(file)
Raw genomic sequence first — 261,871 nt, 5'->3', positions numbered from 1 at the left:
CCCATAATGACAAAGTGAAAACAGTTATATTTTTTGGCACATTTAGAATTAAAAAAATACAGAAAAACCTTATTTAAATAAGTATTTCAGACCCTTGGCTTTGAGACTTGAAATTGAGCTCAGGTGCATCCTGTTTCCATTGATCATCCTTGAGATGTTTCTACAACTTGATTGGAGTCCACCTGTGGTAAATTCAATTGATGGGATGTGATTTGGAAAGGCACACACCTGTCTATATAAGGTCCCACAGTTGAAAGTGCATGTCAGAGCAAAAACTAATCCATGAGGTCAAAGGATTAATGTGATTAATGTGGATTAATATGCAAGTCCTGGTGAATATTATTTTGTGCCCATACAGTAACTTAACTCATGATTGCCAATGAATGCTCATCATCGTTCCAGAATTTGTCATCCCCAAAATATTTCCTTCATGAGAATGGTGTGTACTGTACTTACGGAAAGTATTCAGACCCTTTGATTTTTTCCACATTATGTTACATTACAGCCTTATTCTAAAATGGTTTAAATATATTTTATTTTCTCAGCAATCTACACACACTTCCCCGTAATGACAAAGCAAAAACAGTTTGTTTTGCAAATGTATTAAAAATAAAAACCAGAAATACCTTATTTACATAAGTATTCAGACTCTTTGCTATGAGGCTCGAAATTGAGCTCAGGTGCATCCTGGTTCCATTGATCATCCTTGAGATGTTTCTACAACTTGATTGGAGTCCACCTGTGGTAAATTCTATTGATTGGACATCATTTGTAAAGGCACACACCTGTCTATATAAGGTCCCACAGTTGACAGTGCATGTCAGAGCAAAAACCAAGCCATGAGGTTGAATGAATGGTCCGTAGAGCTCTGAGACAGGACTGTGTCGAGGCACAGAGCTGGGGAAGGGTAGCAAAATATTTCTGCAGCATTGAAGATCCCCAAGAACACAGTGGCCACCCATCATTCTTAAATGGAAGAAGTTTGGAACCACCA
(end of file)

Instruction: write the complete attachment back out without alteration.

Raw genomic sequence first — 261,871 nt, 5'->3', positions numbered from 1 at the left:
CCCATAATGACAAAGTGAAAACAGTTATATTTTTTGGCACATTTAGAATTAAAAAAATACAGAAAAACCTTATTTAAATAAGTATTTCAGACCCTTGGCTTTGAGACTTGAAATTGAGCTCAGGTGCATCCTGTTTCCATTGATCATCCTTGAGATGTTTCTACAACTTGATTGGAGTCCACCTGTGGTAAATTCAATTGATGGGATGTGATTTGGAAAGGCACACACCTGTCTATATAAGGTCCCACAGTTGAAAGTGCATGTCAGAGCAAAAACTAATCCATGAGGTCAAAGGATTAATGTGATTAATGTGGATTAATATGCAAGTCCTGGTGAATATTATTTTGTGCCCATACAGTAACTTAACTCATGATTGCCAATGAATGCTCATCATCGTTCCAGAATTTGTCATCCCCAAAATATTTCCTTCATGAGAATGGTGTGTACTGTACTTACGGAAAGTATTCAGACCCTTTGATTTTTTCCACATTATGTTACATTACAGCCTTATTCTAAAATGGTTTAAATATATTTTATTTTCTCAGCAATCTACACACACTTCCCCGTAATGACAAAGCAAAAACAGTTTGTTTTGCAAATGTATTAAAAATAAAAACCAGAAATACCTTATTTACATAAGTATTCAGACTCTTTGCTATGAGGCTCGAAATTGAGCTCAGGTGCATCCTGGTTCCATTGATCATCCTTGAGATGTTTCTACAACTTGATTGGAGTCCACCTGTGGTAAATTCTATTGATTGGACATCATTTGTAAAGGCACACACCTGTCTATATAAGGTCCCACAGTTGACAGTGCATGTCAGAGCAAAAACCAAGCCATGAGGTTGAATGAATGGTCCGTAGAGCTCTGAGACAGGACTGTGTCGAGGCACAGAGCTGGGGAAGGGTAGCAAAATATTTCTGCAGCATTGAAGATCCCCAAGAACACAGTGGCCACCCATCATTCTTAAATGGAAGAAGTTTGGAACCACCA